Urban Chaharshanbe Soori: or, "Why are we jumping over tealights?"

Photo: Sina Araghi

Like most young people in New York who don’t have trust funds and aren’t investment bankers, I live in an insanely small room in an apartment I share with a roommate that I found on the Internet. We have a tiny courtyard, but I’m not even on the lease so starting a bonfire to jump over it for good luck on Chaharshanbe Soori would surely get me shot by the old-school Italian landlord. Similarly, the tiny living room space I share is not conducive to a full-blown haft seen. Add to that the fact that I’m living nearly 3,000 miles away from my family for the first time ever, and the idea of Norooz this year made me incredibly homesick and sad.

This year I found myself at an Irish bar in Williamsburg, Brooklyn with some friends on the night of Chaharshanbe Soori, which is the one tradition I take more seriously than any other in my life. Even as a kid, it was more magical to me than my birthday, maybe because it always involved elements of danger (jumping over massive fires) and lawlessness (the fire department is on high alert and usually shuts us down or makes us do the fire-jumping in designated areas) in addition to the usual community and family elements of all holidays. Because I wasn’t at home in LA this year, I had put a few tealight candles in my pockets and when we were all ready to leave the bar, I lit the candles outside and we all took turns jumping over the tiny flames. My friends are good sports, though I’m sure they thought I was making the whole thing up, and I feel a little better embarking on a new year having said the yellowness-redness chant as I hopped over each little candle. I’ve made up some of my own traditions, too, like making a wish as I do this and lining up three candles. So I guess some of it is made up, after all.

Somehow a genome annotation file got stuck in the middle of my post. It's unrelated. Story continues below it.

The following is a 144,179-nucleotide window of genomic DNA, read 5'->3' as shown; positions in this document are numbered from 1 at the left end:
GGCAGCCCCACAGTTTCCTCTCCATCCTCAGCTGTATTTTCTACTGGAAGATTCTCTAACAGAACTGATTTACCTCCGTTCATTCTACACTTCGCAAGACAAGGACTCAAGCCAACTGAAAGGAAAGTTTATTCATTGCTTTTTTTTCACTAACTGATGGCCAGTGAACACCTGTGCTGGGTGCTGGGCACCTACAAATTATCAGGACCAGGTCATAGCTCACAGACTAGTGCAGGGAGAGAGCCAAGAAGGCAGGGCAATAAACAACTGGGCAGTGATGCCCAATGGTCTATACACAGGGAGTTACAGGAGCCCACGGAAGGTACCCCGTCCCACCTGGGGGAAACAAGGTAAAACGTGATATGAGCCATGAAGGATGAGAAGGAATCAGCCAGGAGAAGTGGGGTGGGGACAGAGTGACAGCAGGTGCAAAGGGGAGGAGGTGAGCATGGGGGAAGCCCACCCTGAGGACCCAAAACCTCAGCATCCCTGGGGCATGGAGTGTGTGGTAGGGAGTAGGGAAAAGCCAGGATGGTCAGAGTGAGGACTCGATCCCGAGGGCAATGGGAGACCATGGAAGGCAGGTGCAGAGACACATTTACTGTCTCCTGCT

The next morning I woke up to find the awesome photo above in my inbox. It’s of fire-jumping at Dockweiler Beach in Los Angeles and it was taken by LA-based photographer Sina Araghi (who I met a few weeks ago in New York and who I’ll post about again soon). The photo reminds me of freaking out as a little kid by the thought of jumping over fires, and of the uncle or friend’s older brother who always jumped first, showing off as the flames appeared to engulf him. I was always convinced someone would be hospitalized before the night was through, but no one ever got burned. There were always baby-fires off to the side for the old ladies and little kids, and that’s where I’d be except when the aforementioned uncle would grab me by the armpits and swing me over the big fire himself. Even good luck requires a little risk. I like to think there’s no shame in tealights or baby-fires, but then I remember all the Iranian moms and dads that I’ve seen jump over fires with their squirming toddlers, and I realize I’m pretty much a wuss.

In any case, the whole night made me think a lot about assimilation and the different ways in which Iranians, particularly second-generation diaspora Iranians, preserve or reinterpret old traditions. I wonder what Iranians in other parts of the world are doing on these 13 days of Norooz, and I hope everyone had a great Chaharshanbe Soori, whether you were the big-fire bad-ass on a beach with lots of Iranians or the homesick wuss hopping over tealights on a city sidewalk with confused, good-humored Americans.